design and plan make sure they are plan for at least
    50 years and should be integrated with all the other areas
    for expansion.

    The biggest problem we always do is we keep
    on focusing towards building Houses, Town Houses, Shopping
    Centers including Institutional building before we build the
    Infrastructure ( SEWAGE TREATMENT PLANT) like what is
    now going on in Makati City, Fort Bonifacio, Taguig and the
    rest of Metro Manila. .Now, can I ask, do we have Sewage
    Treatment Plant in Makati or any in Metro Manila just asking.
    Just to name Gloretta Mall with that big explosion.

    They have been cleaning up Laguna De Bay and Manila Bay,
    clean up first the source and start relocating those squatters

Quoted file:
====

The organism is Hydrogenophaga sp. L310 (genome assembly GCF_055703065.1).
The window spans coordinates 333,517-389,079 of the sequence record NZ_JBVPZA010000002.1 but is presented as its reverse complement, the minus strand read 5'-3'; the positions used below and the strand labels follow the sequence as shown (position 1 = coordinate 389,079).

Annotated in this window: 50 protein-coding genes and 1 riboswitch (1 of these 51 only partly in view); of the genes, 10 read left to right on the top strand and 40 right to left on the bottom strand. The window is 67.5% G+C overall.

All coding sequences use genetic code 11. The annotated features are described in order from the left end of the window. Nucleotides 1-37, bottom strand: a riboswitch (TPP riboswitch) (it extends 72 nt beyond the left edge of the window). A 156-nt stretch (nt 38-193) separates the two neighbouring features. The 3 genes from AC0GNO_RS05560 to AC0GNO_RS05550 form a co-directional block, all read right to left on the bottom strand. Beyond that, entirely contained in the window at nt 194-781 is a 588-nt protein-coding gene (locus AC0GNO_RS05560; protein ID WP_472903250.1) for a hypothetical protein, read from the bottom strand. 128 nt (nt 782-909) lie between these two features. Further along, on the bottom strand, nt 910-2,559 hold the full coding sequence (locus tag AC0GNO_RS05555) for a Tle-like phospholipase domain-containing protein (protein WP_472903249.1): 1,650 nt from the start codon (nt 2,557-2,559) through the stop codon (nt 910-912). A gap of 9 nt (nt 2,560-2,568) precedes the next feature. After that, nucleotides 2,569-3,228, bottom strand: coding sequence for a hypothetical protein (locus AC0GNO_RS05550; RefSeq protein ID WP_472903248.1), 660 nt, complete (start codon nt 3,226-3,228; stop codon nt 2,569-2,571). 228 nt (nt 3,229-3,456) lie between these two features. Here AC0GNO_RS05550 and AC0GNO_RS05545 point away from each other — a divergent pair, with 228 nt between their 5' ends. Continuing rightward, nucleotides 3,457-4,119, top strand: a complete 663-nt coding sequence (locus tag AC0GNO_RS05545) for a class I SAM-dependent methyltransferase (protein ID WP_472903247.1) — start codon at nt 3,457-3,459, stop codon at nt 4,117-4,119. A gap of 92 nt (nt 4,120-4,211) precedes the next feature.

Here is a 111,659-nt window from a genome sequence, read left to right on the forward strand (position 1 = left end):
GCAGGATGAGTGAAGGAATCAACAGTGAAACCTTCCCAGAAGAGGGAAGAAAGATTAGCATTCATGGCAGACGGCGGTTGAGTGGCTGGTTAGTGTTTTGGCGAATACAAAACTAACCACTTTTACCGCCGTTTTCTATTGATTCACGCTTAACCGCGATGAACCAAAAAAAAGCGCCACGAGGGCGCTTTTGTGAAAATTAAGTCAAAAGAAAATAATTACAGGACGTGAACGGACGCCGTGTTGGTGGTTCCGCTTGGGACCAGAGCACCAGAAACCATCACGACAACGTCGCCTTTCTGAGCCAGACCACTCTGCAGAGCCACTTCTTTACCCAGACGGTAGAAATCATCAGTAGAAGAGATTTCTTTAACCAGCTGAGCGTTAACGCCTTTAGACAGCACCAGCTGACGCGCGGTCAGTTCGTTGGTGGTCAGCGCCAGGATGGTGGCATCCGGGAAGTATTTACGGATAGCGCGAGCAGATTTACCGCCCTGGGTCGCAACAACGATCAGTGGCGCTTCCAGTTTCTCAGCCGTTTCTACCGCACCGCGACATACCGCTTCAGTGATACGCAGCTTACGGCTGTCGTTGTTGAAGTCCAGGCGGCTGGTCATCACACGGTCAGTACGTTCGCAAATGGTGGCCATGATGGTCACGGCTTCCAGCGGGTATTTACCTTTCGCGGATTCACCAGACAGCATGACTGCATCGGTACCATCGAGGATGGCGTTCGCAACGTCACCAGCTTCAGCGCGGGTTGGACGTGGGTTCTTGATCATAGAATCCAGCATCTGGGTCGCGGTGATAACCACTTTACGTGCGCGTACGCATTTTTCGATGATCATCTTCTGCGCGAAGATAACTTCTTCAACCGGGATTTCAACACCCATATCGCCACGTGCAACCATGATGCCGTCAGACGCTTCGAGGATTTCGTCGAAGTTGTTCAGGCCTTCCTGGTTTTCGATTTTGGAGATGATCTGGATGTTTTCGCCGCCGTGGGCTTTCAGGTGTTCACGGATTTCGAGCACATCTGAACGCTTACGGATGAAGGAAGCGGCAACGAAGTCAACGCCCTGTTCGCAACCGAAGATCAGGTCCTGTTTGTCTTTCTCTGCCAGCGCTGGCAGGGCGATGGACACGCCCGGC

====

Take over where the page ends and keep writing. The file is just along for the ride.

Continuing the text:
along the river banks and railways Bring them back to their
    provinces and create more communities outside Metro Cities.

    I explained to my classmate Arch. Filino(Jun) Palafox Jr
    during my visit in PH in 2003. Without large funds it can not be done.
    The recent Yolanda Typhoon can be solved. I am pretty sure it will
    happen again as we do not longer have big tress to act as a buffer to
    stop the winds from above. Remember every year we are always being
    visited by typhoons specially now with climate change. Again
    larges amount of funding will be needed in Billions of Dollars.

    As the saying goes, an Architect regardless if he or she in an
    Urban Planner or not if we need to build a better community for PH.
    one has to get out of the country and learn more on how they are done
    here specially in North America for at least 15 Years or more..

    Yours truly,

    Angelito (Lito) J.L. Mallonga
    Architect UAP